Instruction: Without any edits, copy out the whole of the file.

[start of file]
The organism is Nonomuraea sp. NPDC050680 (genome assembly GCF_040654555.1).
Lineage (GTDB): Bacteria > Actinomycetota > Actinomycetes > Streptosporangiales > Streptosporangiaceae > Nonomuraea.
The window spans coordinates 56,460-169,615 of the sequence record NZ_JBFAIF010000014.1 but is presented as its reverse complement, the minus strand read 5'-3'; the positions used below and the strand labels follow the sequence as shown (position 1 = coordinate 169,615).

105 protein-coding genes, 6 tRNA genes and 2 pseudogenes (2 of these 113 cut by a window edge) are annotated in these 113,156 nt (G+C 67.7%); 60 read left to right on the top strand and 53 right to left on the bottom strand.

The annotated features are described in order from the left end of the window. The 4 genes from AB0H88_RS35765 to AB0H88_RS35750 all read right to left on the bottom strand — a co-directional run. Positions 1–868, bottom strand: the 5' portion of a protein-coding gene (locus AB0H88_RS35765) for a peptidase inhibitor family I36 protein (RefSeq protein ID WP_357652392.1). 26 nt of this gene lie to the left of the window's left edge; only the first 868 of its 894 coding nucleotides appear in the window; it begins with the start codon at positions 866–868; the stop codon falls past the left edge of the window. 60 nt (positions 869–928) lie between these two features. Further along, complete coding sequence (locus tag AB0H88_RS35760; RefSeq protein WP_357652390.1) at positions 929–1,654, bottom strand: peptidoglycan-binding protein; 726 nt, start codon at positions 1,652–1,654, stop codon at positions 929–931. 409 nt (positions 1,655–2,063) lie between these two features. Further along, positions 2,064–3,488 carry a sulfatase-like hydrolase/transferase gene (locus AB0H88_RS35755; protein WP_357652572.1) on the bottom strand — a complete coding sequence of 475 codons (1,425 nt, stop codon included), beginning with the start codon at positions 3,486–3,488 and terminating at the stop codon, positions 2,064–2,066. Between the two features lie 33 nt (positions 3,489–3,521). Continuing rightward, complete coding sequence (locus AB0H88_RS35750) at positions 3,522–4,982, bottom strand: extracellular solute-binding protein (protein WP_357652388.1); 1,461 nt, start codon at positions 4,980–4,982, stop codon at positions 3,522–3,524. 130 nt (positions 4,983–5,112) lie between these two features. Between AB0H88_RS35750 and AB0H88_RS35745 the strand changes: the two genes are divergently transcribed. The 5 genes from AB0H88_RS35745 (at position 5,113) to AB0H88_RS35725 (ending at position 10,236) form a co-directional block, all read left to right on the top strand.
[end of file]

The organism is Nonomuraea sp. NPDC050680 (genome assembly GCF_040654555.1).
Lineage (GTDB): Bacteria > Actinomycetota > Actinomycetes > Streptosporangiales > Streptosporangiaceae > Nonomuraea.
The window spans coordinates 56,460-169,615 of the sequence record NZ_JBFAIF010000014.1 but is presented as its reverse complement, the minus strand read 5'-3'; the positions used below and the strand labels follow the sequence as shown (position 1 = coordinate 169,615).

105 protein-coding genes, 6 tRNA genes and 2 pseudogenes (2 of these 113 cut by a window edge) are annotated in these 113,156 nt (G+C 67.7%); 60 read left to right on the top strand and 53 right to left on the bottom strand.

The annotated features are described in order from the left end of the window. The 4 genes from AB0H88_RS35765 to AB0H88_RS35750 all read right to left on the bottom strand — a co-directional run. Positions 1–868, bottom strand: the 5' portion of a protein-coding gene (locus AB0H88_RS35765) for a peptidase inhibitor family I36 protein (RefSeq protein ID WP_357652392.1). 26 nt of this gene lie to the left of the window's left edge; only the first 868 of its 894 coding nucleotides appear in the window; it begins with the start codon at positions 866–868; the stop codon falls past the left edge of the window. 60 nt (positions 869–928) lie between these two features. Further along, complete coding sequence (locus tag AB0H88_RS35760; RefSeq protein WP_357652390.1) at positions 929–1,654, bottom strand: peptidoglycan-binding protein; 726 nt, start codon at positions 1,652–1,654, stop codon at positions 929–931. 409 nt (positions 1,655–2,063) lie between these two features. Further along, positions 2,064–3,488 carry a sulfatase-like hydrolase/transferase gene (locus AB0H88_RS35755; protein WP_357652572.1) on the bottom strand — a complete coding sequence of 475 codons (1,425 nt, stop codon included), beginning with the start codon at positions 3,486–3,488 and terminating at the stop codon, positions 2,064–2,066. Between the two features lie 33 nt (positions 3,489–3,521). Continuing rightward, complete coding sequence (locus AB0H88_RS35750) at positions 3,522–4,982, bottom strand: extracellular solute-binding protein (protein WP_357652388.1); 1,461 nt, start codon at positions 4,980–4,982, stop codon at positions 3,522–3,524. 130 nt (positions 4,983–5,112) lie between these two features. Between AB0H88_RS35750 and AB0H88_RS35745 the strand changes: the two genes are divergently transcribed. The 5 genes from AB0H88_RS35745 (at position 5,113) to AB0H88_RS35725 (ending at position 10,236) form a co-directional block, all read left to right on the top strand.